Spectacle surrounds me. The majesty of the land, sea and skyscapes almost overwhelms. It is hard to process the sensory assault of sights, sounds and smells, the frigid touch of the air, the taste of salt on my lips. The vistas that addle the eye, the moist hollow exhalation of a humpbacks breath, the fishy farmyard tang of penguin guano. But this is not just data. It is raw, visceral and emotive. The most incredible thing about Antarctica is how it makes you feel.
Insignificant. Miniscule. Perhaps shrunk from our egotism we feel our real size, vulnerable hair-less apes don't seem so big and clever in a blizzard. Antarctica is so immense, both in terms of its expansive geography and riotously rugged topography, you can't help but feel small. Our cruise has barely brushed the tip of the proverbial ice-berg, the slender finger of the Peninsula that reaches out to tickle Tierra del Fuego. The mountainous Trans-Antarctic massif is massive, but almost entirely buried beneath a smooth all consuming cloak of ice often thousands of metres thick. Whisk it away and Antarctica is not a single land mass but a vast archipelago of mountains and basins. I feel infinitesimally tiny.
Transitory. The ice is hundreds of thousands if not millions of years old in places. Air trapped in cores drilled out from the sheet shows us the mix of gases in our ancestral atmosphere. Up to six hundred thousand years ago. At that time our hominid heritage was still grubbing about with rather rudimentary intelligence somewhere in sub-Saharan Africa. I am but a blink in the eye of this ancient world. I feel stupidly young.
I am touched by beauty. The creativity wrought by the elemental pairing of hydrogen and oxygen is astonishing. I see the bonds between them that make up the majority of me, us, unleashed to a world-shaping potential. It is exhilarating as monstrous glaciers grunt and grind over the rock before calving to build castles in the sea. And what castles.
Nature is a restless sculptress. Her tools are primary forces; the wind, waves and sunshine. Even the bubbles trapped in the ice carve grooves as they're released. The ocean bristles orgiastically with flamboyant but ephemeral creations. Bergs like enormous cuboid edifices of blocky brutalism. Pinnacled cathedrals. Frozen ramparts and battlements of fortified ice, or the sinuous, sensuous curves of sleek-surfaced transports of delight.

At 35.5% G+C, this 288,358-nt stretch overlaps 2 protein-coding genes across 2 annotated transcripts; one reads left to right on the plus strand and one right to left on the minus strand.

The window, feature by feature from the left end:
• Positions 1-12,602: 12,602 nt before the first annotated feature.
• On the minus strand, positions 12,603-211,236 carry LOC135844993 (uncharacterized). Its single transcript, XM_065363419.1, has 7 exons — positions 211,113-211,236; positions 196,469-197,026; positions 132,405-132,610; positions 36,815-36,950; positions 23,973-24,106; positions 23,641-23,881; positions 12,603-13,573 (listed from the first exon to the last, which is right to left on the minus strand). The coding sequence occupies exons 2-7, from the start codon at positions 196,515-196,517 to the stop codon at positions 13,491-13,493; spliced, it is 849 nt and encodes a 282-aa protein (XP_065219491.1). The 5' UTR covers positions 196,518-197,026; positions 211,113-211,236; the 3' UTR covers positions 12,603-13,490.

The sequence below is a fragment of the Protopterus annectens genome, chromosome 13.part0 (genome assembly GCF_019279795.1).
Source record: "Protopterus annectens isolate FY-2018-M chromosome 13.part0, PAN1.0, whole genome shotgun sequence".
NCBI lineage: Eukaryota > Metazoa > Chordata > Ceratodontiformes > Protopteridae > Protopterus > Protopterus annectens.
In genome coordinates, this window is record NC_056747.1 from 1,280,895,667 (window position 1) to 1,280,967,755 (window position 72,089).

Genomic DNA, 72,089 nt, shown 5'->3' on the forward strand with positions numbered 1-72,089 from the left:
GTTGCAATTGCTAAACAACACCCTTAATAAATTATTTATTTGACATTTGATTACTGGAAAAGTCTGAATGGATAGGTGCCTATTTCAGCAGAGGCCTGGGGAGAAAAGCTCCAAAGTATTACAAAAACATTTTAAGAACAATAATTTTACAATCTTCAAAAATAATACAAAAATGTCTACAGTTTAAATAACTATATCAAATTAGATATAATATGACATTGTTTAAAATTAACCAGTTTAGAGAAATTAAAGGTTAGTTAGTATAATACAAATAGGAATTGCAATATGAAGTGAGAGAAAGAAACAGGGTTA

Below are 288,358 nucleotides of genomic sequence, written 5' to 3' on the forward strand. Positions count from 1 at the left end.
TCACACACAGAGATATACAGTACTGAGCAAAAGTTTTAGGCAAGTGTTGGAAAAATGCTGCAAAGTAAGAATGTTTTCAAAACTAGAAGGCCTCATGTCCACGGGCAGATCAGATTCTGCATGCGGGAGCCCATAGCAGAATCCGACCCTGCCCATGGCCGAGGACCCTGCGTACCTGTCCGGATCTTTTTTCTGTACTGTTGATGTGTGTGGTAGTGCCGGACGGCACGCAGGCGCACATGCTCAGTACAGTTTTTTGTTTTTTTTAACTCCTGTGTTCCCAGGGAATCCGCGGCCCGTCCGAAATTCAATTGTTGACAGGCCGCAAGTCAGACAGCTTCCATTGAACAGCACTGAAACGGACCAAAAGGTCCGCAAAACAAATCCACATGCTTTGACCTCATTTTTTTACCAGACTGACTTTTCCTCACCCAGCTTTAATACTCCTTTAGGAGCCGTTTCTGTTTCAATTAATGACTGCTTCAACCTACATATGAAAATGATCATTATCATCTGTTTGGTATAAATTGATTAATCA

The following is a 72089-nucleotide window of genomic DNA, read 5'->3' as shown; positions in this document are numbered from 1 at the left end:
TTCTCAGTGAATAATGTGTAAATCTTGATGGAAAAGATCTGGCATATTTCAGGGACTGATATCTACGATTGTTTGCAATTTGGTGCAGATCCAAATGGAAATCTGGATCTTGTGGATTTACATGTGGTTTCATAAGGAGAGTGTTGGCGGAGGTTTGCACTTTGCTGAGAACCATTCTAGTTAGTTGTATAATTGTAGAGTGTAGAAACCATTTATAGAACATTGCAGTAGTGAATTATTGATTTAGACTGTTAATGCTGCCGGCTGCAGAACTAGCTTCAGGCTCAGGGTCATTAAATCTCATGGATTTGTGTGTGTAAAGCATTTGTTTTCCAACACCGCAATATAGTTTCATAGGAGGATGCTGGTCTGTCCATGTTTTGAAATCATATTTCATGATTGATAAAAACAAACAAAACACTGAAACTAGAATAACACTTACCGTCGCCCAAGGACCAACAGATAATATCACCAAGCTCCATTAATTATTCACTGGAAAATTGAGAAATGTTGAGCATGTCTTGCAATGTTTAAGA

With nine tenths of their mass underwater in shallow bays the bergs ground, littering the horizon like a compromised armada. They list, heel, roll, right themselves again, crack, split and fragment. Shattered faces scatter light. Compressed ice shines deep bottle blue from within. Textures range from gritty composites to scalloped delicacy. I am inspired by the timeless artist's imagination.
Of course I feel cold. This is obvious but important. Unlike the Stygian sub-zero savagery of winter the summer is mild. Temperatures hover around freezing. However the chill contains a thinly veiled threat, knowing that a sharp-toothed wind can bite deep into your bones in minutes.
Fear occasionally surfaces. This is forbidding and foreboding territory. Perhaps it is but a healthy respect for our interloper status? I feel alien. An imposter. Ill-equipped. This is not home. There is no warm embrace of earth. No green reassurance. Ice scours the land of almost all life. The only terrestrial growth to speak of is the incredible engine of icy locomotion that flows from the shores. In contrast the sea teems.
The water is olive-tinged with the explosive growth of planktonic diatoms. Crab-eater seal fur and Orca skin glistens verdantly due to the attached algae. Krill graze this harvest, and they power a bounteous marine food chain of gargantuan productivity. I am astonished by the rich fecundity.
Above all else I feel unbridled joy. Hope. Not all planets can be as beautiful as this one. Antarctica is like stepping into another world. I sense that same shift in consciousness that explorers or even astronauts feel. The overview effect of interconnection, interdependence and indivisibility writ large. My heart expands, fills with elation. I stand outside myself and know that in this moment there is only exquisite splendour. It feels amazing.
Ed Gillespie is Co-Founder of www.wearefuterra.com, author of 'Only Planet - a flight-free adventure around the world' and in the Antarctic...
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This blog is part of a series. Read other instalments via the author's profile page.